stating, “Drug test 2:00 tomorrow hot springs paramedical 633 e grand.” Joann Carter
testified that Mollie requested visitation in 2016 and 2017, that she notified Kurt of the
requests, that Kurt denied the requests without a clean drug screen, that Mollie asked
Joann where to get tested, and that Kurt never told Joann where to send Mollie. Mollie
claimed she asked but was not informed where to get tested.
On July 27, 2016, Mollie filed a motion for contempt against Kurt for refusing to
allow her supervised visitation. Mollie was incarcerated in Arkansas Community
Corrections (ACC) from August 9, 2016, through May 4, 2017. She testified that within
two weeks of her release, she again requested visitation through Change Point, but Kurt
again refused. She filed a petition for contempt on September 5, 2017, to enforce her right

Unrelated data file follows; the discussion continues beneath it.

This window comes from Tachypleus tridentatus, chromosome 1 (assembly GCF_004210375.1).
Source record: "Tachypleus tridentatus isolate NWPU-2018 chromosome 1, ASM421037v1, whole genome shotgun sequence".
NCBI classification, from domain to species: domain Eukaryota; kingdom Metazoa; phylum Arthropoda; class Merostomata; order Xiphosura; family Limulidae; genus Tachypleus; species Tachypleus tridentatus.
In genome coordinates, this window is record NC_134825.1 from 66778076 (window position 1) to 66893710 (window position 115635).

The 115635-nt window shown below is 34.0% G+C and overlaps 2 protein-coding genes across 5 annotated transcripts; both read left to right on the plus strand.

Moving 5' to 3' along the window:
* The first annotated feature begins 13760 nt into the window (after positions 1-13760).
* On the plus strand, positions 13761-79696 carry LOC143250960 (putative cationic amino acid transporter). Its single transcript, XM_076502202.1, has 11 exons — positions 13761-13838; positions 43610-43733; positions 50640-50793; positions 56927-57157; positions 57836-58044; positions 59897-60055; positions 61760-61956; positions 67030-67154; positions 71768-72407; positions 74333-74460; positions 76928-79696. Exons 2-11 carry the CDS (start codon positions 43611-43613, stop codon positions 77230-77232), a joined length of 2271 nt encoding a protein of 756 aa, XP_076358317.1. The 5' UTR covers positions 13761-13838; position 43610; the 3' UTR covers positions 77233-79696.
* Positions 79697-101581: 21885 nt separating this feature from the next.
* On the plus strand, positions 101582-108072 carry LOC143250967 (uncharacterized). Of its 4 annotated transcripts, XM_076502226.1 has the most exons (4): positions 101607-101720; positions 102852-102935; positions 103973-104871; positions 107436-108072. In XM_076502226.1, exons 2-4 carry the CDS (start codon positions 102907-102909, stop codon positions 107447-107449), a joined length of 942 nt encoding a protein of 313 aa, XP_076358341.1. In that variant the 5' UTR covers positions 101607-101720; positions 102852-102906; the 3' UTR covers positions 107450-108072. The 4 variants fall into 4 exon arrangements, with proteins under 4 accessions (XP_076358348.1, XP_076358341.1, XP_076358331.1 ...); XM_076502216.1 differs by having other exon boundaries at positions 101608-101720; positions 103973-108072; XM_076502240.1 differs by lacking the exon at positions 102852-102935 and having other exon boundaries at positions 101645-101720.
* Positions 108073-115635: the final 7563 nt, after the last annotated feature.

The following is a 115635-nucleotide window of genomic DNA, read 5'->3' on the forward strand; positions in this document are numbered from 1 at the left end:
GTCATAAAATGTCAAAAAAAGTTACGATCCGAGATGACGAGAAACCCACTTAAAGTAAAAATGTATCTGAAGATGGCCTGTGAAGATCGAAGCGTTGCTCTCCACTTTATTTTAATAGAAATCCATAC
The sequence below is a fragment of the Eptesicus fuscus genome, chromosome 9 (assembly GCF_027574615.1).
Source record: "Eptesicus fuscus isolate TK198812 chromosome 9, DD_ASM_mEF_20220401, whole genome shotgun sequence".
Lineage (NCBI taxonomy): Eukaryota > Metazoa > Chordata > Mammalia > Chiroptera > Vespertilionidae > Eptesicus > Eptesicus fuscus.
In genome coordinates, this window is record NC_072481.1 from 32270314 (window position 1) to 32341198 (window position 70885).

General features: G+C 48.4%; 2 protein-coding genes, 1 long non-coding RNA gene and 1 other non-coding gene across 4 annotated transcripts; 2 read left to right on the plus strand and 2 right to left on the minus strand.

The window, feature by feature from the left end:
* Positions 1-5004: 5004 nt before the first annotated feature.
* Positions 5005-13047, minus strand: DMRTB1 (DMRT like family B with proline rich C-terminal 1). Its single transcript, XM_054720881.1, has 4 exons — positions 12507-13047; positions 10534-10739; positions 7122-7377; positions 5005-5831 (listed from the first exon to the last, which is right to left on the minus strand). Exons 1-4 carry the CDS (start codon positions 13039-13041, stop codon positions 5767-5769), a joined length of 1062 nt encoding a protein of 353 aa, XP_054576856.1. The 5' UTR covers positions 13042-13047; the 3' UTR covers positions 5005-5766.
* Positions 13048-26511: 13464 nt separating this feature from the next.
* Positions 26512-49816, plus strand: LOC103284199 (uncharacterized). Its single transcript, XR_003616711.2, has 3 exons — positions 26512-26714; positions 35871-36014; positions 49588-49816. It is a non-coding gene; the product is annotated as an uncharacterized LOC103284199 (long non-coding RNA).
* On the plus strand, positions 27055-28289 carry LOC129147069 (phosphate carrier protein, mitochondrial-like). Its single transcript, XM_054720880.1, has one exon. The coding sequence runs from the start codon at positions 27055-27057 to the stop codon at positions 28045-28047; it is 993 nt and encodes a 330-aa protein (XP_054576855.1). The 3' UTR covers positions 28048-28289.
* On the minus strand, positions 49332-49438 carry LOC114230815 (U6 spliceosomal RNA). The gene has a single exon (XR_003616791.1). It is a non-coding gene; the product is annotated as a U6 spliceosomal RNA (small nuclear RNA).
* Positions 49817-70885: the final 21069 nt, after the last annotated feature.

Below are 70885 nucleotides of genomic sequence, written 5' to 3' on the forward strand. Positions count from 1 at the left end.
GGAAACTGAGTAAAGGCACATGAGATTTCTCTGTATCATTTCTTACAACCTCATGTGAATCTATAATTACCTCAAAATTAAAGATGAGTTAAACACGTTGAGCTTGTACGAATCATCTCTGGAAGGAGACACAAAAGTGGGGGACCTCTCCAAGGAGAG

Amber testified that she and Kurt decided it was in the best interest of the children
to stop Mollie’s correspondence with the children. They were concerned about the content
of the letters, including one stating that she was purchasing a house while in prison. Amber
called ACC and explained there was a no-contact order prohibiting Mollie from sending
letters to the children, which prevented any further written communication from Mollie.
On September 14, 2017, Amber filed a petition for adoption of Mollie and Kurt’s
three children, attaching Kurt’s consent. Amber alleged that she was married to Kurt and
that Mollie’s consent was not required because Mollie “had failed significantly to support
or communicate with the minor children for a period of more than one year without